Ballot box

The ballot drop-off box outside of the historic Montrose County courthouse on South First Street. (Anna Lynn Winfrey/Montrose Daily Press) 

Montrose voters are deciding the fate of the school board after a contentious election with more campaign spending than all of the previous elections combined. A conservative slate — Andrew Neal, Cortney Loyd and Dawn Schieldt — ran on the same platform to challenge the status quo.

Eric Kelley and Sarah Fishering are vying to retain their seats, while Alice Murphy is seeking to replace fellow retired teacher Gail Johnson on the board.

Neal, Loyd and Schieldt initially led the fundraising efforts, placing hundreds of yard signs around Montrose. Fishering and Murphy — as well as their supporters — responded in full force, raising similar amounts of money for yard signs and campaign literature.

The results will reveal if the heightened spending on the election correlates with higher voter turnout, which is historically low in odd-year elections. Within the past 10 years, the participation rate among registered voters has not peaked over 50 percent.

This page will be updated as results come in. 

Live results  

Last updated: Nov. 2 at 11:28 p.m. 

Total counts are unofficial. The final update of the evening includes all of the ballots that were processed on the night of the election, but does not count numbers from adjacent counties included within the RE-1J boundaries or ballots with invalid signatures. 

School board election results 

Montrose County School Board District A

District A % Total votes
Jeff Bachman 100 8,183

Montrose County School Board District C

District C % Total votes
Andrew Neal 47.4 5,480
Alice Murphy 52.6 6,082

Montrose County School Board District E

District E % Total votes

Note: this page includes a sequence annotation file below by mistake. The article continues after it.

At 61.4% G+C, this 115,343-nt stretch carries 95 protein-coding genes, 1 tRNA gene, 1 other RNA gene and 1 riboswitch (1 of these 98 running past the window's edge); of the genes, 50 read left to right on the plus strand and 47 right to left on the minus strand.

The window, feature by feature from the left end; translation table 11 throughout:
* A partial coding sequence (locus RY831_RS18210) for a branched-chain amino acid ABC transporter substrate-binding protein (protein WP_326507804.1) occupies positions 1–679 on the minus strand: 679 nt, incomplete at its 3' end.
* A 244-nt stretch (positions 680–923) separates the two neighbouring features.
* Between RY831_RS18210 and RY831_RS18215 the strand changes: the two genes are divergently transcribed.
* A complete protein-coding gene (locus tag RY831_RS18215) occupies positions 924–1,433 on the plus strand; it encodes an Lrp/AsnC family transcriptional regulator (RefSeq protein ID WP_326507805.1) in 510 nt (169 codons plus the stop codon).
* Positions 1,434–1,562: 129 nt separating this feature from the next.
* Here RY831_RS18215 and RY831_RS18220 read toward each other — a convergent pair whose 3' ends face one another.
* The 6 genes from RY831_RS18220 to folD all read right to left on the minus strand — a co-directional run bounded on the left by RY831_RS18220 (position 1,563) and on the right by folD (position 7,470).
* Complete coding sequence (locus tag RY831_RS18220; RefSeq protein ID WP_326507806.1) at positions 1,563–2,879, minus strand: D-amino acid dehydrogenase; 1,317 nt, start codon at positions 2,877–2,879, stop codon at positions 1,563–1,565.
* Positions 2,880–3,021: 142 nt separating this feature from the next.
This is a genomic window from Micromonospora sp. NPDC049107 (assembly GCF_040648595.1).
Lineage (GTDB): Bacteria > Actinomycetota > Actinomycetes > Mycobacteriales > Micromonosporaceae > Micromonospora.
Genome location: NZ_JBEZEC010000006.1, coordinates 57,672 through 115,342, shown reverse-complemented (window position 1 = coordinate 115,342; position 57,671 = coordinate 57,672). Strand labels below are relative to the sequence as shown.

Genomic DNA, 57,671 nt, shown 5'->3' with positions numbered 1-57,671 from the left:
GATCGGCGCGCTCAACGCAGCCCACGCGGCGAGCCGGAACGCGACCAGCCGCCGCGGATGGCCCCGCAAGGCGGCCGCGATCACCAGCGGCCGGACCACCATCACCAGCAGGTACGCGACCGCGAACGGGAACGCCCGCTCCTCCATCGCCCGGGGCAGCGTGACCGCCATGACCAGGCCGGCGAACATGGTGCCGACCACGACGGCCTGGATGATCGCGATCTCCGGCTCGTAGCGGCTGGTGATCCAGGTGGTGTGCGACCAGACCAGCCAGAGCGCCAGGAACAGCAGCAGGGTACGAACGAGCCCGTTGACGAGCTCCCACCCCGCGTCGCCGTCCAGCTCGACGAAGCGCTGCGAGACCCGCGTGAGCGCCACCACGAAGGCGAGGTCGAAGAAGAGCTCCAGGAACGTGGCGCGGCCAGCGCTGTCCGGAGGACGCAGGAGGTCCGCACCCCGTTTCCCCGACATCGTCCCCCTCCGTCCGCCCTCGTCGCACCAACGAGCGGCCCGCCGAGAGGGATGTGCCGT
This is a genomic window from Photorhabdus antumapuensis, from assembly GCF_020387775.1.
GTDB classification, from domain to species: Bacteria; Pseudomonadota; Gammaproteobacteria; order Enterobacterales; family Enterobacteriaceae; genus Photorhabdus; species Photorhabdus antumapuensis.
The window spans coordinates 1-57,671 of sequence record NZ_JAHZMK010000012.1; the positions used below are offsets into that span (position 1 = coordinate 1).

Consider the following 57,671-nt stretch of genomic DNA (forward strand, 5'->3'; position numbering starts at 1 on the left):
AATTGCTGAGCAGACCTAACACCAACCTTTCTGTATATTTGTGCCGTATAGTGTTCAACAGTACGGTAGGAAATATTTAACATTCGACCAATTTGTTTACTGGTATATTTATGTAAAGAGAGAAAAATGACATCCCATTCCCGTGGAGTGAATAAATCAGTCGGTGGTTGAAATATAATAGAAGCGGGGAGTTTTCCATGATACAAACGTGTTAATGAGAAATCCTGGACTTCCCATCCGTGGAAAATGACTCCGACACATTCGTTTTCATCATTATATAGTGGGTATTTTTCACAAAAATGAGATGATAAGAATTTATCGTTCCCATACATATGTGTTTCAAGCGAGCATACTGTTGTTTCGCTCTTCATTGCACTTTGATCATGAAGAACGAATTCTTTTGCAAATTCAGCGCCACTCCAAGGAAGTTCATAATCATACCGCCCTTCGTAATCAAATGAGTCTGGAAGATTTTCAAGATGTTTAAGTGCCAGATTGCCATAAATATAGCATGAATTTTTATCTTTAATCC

Cortney Loyd 47.6 5,492
Sarah Fishering 52.4 6,057

Montrose County School Board District F

District F % Total votes
Dawn Schieldt 49.92 5,708
Eric Kelley 50.08 5,726

Montrose County School Board District G

District G % Total votes
Steve Bush 100 8,080

Ballot measures 

Amendment 78 (Constitutional)

Amendment 78 would require changes to how monies the state receives is allocated. All money received by the state, including money provided for a particular purpose (known as custodial money), would be subject to acquisition by the general assembly after a public hearing. 

This amendment requires 55% approval to pass. 

 

Amendment 78 % Total votes
Yes/For 47.7 6.415
No/Against 52.3 7,028

Proposition 119 (Statutory)

Proposition 119 proposes creating the Colorado Learning Enrichment and Academic Progress program to help Colorado youth between five and 17 years of age access and pay for out-of-school learning opportunities such as tutoring. The program would be funded by raising retail marijuana taxes by $137,600,000 annually, and 5% by 2024, as well as using other existing state funds. 

This proposition requires a simple majority to pass. 

 

Proposition 119 % Total votes
Yes/For 41.9 5,689
No/Against 58.1 7,879

Proposition 120 (Statutory)

Proposition 120 proposes lowering the property tax assessment rates from 7.15% to 6.5% for multifamily housing and lodging properties. It also allows the state to retain money above constitutional spending limits if it is used to fund existing property tax exemptions.

This proposition requires a simple majority to pass. 

 

Proposition 120 % Total votes
Yes/For 43.8 5,866
No/Against 56.2 7,514

Live updates 

Brief narrative updates will be published here as the night goes on. 

Nov. 2 at 7:18 p.m.:

Sarah Fishering and Alice Murphy are anxiously waiting for results while surrounded by supporters at Horsefly. 

"I'm just refreshing the (election results page) over and over again. My index finger is getting tired," Fishering said. 

"I'm ready for this whole process to be over," Murphy said. 


Nov. 2 at 7:28 p.m.: 

Sarah Fishering feed

Sarah Fishering refreshes her feed while waiting for the Montrose County school board election results. (Justin Tubbs/Montrose Daily Press) 


Nov. 2 at 7:50 p.m.: 

The trio of conservative candidates are hanging out with some of their supporters at the county courthouse. Although initial counts have them trailing their opponents, they remain in good spirits.

“It’s still a long way to go, I’m not going to put too much thought into the initial count,” Andrew Neal said. “We’ll see what the next dump says.”

Cortney Loyd remained in good spirits.

Dawn Schieldt was glad that more people voted in the election and exercised their civic right to vote.

“The outcome doesn’t matter,” Schieldt said — she’s still going to be involved  regardless of how the election shakes out. 

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